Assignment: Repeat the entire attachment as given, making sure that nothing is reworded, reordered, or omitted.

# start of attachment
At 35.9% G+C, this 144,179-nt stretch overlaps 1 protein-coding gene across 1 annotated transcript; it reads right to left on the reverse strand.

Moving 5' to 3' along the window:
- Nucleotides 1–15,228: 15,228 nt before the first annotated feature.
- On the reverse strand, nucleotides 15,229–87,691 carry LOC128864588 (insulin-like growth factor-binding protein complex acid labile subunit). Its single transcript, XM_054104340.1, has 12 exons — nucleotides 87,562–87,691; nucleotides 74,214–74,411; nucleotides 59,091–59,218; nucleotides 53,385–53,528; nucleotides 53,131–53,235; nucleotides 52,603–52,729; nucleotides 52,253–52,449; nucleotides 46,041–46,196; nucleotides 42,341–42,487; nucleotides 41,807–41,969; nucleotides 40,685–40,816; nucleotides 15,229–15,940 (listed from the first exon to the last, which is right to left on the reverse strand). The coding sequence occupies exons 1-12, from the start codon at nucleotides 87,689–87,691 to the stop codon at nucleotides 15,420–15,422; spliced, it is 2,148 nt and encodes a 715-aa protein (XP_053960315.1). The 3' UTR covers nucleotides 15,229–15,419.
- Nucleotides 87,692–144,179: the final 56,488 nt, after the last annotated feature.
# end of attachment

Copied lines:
At 35.9% G+C, this 144,179-nt stretch overlaps 1 protein-coding gene across 1 annotated transcript; it reads right to left on the reverse strand.

Moving 5' to 3' along the window:
- Nucleotides 1–15,228: 15,228 nt before the first annotated feature.
- On the reverse strand, nucleotides 15,229–87,691 carry LOC128864588 (insulin-like growth factor-binding protein complex acid labile subunit). Its single transcript, XM_054104340.1, has 12 exons — nucleotides 87,562–87,691; nucleotides 74,214–74,411; nucleotides 59,091–59,218; nucleotides 53,385–53,528; nucleotides 53,131–53,235; nucleotides 52,603–52,729; nucleotides 52,253–52,449; nucleotides 46,041–46,196; nucleotides 42,341–42,487; nucleotides 41,807–41,969; nucleotides 40,685–40,816; nucleotides 15,229–15,940 (listed from the first exon to the last, which is right to left on the reverse strand). The coding sequence occupies exons 1-12, from the start codon at nucleotides 87,689–87,691 to the stop codon at nucleotides 15,420–15,422; spliced, it is 2,148 nt and encodes a 715-aa protein (XP_053960315.1). The 3' UTR covers nucleotides 15,229–15,419.
- Nucleotides 87,692–144,179: the final 56,488 nt, after the last annotated feature.